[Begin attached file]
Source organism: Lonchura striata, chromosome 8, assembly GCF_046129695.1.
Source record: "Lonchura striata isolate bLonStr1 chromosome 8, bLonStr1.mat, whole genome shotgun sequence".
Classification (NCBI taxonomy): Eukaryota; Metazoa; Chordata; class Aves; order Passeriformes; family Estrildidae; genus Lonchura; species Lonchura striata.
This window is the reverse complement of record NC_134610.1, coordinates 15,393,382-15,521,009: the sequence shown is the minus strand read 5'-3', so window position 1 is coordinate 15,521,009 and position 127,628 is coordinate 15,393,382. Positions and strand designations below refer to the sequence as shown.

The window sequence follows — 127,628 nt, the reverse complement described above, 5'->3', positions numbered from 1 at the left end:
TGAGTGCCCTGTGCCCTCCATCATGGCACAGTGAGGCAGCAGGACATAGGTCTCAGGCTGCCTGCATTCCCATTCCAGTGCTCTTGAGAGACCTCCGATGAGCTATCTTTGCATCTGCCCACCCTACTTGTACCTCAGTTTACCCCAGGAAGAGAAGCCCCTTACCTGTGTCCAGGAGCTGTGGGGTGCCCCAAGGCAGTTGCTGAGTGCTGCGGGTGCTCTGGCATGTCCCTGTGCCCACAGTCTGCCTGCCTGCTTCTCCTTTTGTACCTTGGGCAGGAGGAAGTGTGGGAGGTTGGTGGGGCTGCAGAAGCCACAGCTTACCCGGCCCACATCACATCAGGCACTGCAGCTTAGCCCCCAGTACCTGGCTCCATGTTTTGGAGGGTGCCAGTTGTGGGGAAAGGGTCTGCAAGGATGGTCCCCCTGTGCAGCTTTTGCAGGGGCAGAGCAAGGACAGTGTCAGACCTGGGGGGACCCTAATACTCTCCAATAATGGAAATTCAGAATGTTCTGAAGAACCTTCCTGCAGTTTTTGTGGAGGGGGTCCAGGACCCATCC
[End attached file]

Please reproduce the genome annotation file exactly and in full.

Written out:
Source organism: Lonchura striata, chromosome 8, assembly GCF_046129695.1.
Source record: "Lonchura striata isolate bLonStr1 chromosome 8, bLonStr1.mat, whole genome shotgun sequence".
Classification (NCBI taxonomy): Eukaryota; Metazoa; Chordata; class Aves; order Passeriformes; family Estrildidae; genus Lonchura; species Lonchura striata.
This window is the reverse complement of record NC_134610.1, coordinates 15,393,382-15,521,009: the sequence shown is the minus strand read 5'-3', so window position 1 is coordinate 15,521,009 and position 127,628 is coordinate 15,393,382. Positions and strand designations below refer to the sequence as shown.

The window sequence follows — 127,628 nt, the reverse complement described above, 5'->3', positions numbered from 1 at the left end:
TGAGTGCCCTGTGCCCTCCATCATGGCACAGTGAGGCAGCAGGACATAGGTCTCAGGCTGCCTGCATTCCCATTCCAGTGCTCTTGAGAGACCTCCGATGAGCTATCTTTGCATCTGCCCACCCTACTTGTACCTCAGTTTACCCCAGGAAGAGAAGCCCCTTACCTGTGTCCAGGAGCTGTGGGGTGCCCCAAGGCAGTTGCTGAGTGCTGCGGGTGCTCTGGCATGTCCCTGTGCCCACAGTCTGCCTGCCTGCTTCTCCTTTTGTACCTTGGGCAGGAGGAAGTGTGGGAGGTTGGTGGGGCTGCAGAAGCCACAGCTTACCCGGCCCACATCACATCAGGCACTGCAGCTTAGCCCCCAGTACCTGGCTCCATGTTTTGGAGGGTGCCAGTTGTGGGGAAAGGGTCTGCAAGGATGGTCCCCCTGTGCAGCTTTTGCAGGGGCAGAGCAAGGACAGTGTCAGACCTGGGGGGACCCTAATACTCTCCAATAATGGAAATTCAGAATGTTCTGAAGAACCTTCCTGCAGTTTTTGTGGAGGGGGTCCAGGACCCATCC